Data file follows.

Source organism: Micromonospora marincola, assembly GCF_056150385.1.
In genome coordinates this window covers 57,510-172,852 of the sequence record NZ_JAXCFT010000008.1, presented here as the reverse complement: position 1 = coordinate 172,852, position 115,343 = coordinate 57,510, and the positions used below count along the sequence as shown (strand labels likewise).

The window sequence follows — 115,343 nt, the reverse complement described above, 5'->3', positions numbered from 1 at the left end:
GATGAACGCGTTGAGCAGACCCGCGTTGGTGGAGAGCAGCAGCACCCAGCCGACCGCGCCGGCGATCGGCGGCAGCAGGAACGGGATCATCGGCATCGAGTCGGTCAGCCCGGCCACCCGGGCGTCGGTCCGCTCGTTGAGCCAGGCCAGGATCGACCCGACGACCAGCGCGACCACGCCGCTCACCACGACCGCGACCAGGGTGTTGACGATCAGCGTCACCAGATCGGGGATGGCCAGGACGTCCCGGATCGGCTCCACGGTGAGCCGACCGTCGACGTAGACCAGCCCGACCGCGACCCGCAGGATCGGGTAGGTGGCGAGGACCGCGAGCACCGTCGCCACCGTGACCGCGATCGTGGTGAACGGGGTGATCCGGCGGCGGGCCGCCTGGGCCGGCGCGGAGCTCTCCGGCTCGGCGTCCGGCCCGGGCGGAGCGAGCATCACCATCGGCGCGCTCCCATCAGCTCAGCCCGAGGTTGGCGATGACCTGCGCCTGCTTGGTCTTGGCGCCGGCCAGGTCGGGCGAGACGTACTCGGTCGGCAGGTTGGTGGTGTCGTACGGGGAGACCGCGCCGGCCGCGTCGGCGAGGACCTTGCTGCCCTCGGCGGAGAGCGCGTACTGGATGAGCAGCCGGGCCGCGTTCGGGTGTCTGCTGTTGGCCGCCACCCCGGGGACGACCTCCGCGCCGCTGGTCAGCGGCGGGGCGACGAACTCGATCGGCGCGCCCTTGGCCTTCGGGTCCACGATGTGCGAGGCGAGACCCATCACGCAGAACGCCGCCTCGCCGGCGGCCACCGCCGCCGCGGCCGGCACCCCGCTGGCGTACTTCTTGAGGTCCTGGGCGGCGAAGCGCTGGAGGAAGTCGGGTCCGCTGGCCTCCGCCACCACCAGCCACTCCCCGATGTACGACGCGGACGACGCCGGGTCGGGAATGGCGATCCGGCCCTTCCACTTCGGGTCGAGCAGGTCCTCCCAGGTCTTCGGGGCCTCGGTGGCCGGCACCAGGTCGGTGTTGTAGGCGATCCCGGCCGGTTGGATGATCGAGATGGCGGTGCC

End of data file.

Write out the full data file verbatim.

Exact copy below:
Source organism: Micromonospora marincola, assembly GCF_056150385.1.
In genome coordinates this window covers 57,510-172,852 of the sequence record NZ_JAXCFT010000008.1, presented here as the reverse complement: position 1 = coordinate 172,852, position 115,343 = coordinate 57,510, and the positions used below count along the sequence as shown (strand labels likewise).

The window sequence follows — 115,343 nt, the reverse complement described above, 5'->3', positions numbered from 1 at the left end:
GATGAACGCGTTGAGCAGACCCGCGTTGGTGGAGAGCAGCAGCACCCAGCCGACCGCGCCGGCGATCGGCGGCAGCAGGAACGGGATCATCGGCATCGAGTCGGTCAGCCCGGCCACCCGGGCGTCGGTCCGCTCGTTGAGCCAGGCCAGGATCGACCCGACGACCAGCGCGACCACGCCGCTCACCACGACCGCGACCAGGGTGTTGACGATCAGCGTCACCAGATCGGGGATGGCCAGGACGTCCCGGATCGGCTCCACGGTGAGCCGACCGTCGACGTAGACCAGCCCGACCGCGACCCGCAGGATCGGGTAGGTGGCGAGGACCGCGAGCACCGTCGCCACCGTGACCGCGATCGTGGTGAACGGGGTGATCCGGCGGCGGGCCGCCTGGGCCGGCGCGGAGCTCTCCGGCTCGGCGTCCGGCCCGGGCGGAGCGAGCATCACCATCGGCGCGCTCCCATCAGCTCAGCCCGAGGTTGGCGATGACCTGCGCCTGCTTGGTCTTGGCGCCGGCCAGGTCGGGCGAGACGTACTCGGTCGGCAGGTTGGTGGTGTCGTACGGGGAGACCGCGCCGGCCGCGTCGGCGAGGACCTTGCTGCCCTCGGCGGAGAGCGCGTACTGGATGAGCAGCCGGGCCGCGTTCGGGTGTCTGCTGTTGGCCGCCACCCCGGGGACGACCTCCGCGCCGCTGGTCAGCGGCGGGGCGACGAACTCGATCGGCGCGCCCTTGGCCTTCGGGTCCACGATGTGCGAGGCGAGACCCATCACGCAGAACGCCGCCTCGCCGGCGGCCACCGCCGCCGCGGCCGGCACCCCGCTGGCGTACTTCTTGAGGTCCTGGGCGGCGAAGCGCTGGAGGAAGTCGGGTCCGCTGGCCTCCGCCACCACCAGCCACTCCCCGATGTACGACGCGGACGACGCCGGGTCGGGAATGGCGATCCGGCCCTTCCACTTCGGGTCGAGCAGGTCCTCCCAGGTCTTCGGGGCCTCGGTGGCCGGCACCAGGTCGGTGTTGTAGGCGATCCCGGCCGGTTGGATGATCGAGATGGCGGTGCC